Salzseider v. Brunsdale

Annotate this Case

94 N.W.2d 502 (1959)

Howard SALZSEIDER, Edward Salzselder and Nora Salzselder, Plaintiffs and Respondents, v. Norman BRUNSDALE, as Governor; Ben Meier, as Secretary of State; Berta E. Baker, as State Auditor; Leslie R. Burgum, as Attorney General, and Marvell F. Peterson, as Superintendent of Public Instruction of the State of North Dakota, as members of the "Board of University and School Lands" and their successors in office; and Anton J. Schmidt, as State Land Commissioner, and his successor in office, Defendants and Appellants.

No. 7728.

Supreme Court of North Dakota.

January 28, 1959.

Leslie R. Burgum, Atty. Gen., and John E. Adams, Asst. Atty. Gen., for appellants and defendants.

Johnson & Milloy, Wahpeton, Strutz, Jansonius & Fleck, Bismarck, for respondents and plaintiffs.

*503 BURKE, Judge.

In this action plaintiffs sought a declaratory judgment decreeing that a mineral reservation, contained in a contract for deed to certain lands in LaMoure County issued by the Board of University and School Lands to the plaintiffs, did not include the gravel that might be found in or on the lands described in the contract. The case was submitted to the trial court upon appropriate pleadings and evidence adduced by the parties. The trial court found in favor of the plaintiffs and a judgment was entered decreeing that the reservation of minerals contained in the contract for deed did not include gravel. The defendants have appealed from the judgment and have demanded a trial anew in this court.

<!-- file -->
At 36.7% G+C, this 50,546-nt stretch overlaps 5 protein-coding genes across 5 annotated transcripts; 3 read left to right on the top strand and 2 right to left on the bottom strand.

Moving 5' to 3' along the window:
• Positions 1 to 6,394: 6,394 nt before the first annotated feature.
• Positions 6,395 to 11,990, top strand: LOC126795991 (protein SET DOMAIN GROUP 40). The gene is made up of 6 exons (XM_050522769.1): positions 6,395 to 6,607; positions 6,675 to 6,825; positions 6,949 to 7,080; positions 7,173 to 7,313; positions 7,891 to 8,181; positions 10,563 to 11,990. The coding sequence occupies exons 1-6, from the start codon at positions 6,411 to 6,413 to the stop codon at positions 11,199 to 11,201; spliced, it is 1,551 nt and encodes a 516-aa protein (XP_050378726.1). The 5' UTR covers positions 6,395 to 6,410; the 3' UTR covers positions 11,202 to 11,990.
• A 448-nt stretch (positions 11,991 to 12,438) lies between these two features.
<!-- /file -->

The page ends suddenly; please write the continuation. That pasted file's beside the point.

The reservation under consideration was made pursuant to the provisions of Section 38-0901, NDRC 1943, which provides:

"In every transfer of land, whether by deed, contract, lease, or otherwise, by the state of North Dakota, or by any department thereof, fifty percent of all oil, natural gas, or minerals which may be found on or underlying such land shall be reserved to the state of North Dakota."

The mineral reservation in the contract for deed in this case is as follows:

"The grantor, however, reserves to itself fifty (50%) percent of all oil, natural gas, or minerals which may be found on or underlying such land as required by Chapter 149 of the Session Laws of North Dakota for 1939 as amended by Chapter 165 S. L. of North Dakota for 1941 (Sec. 38-0901, Code 1943)."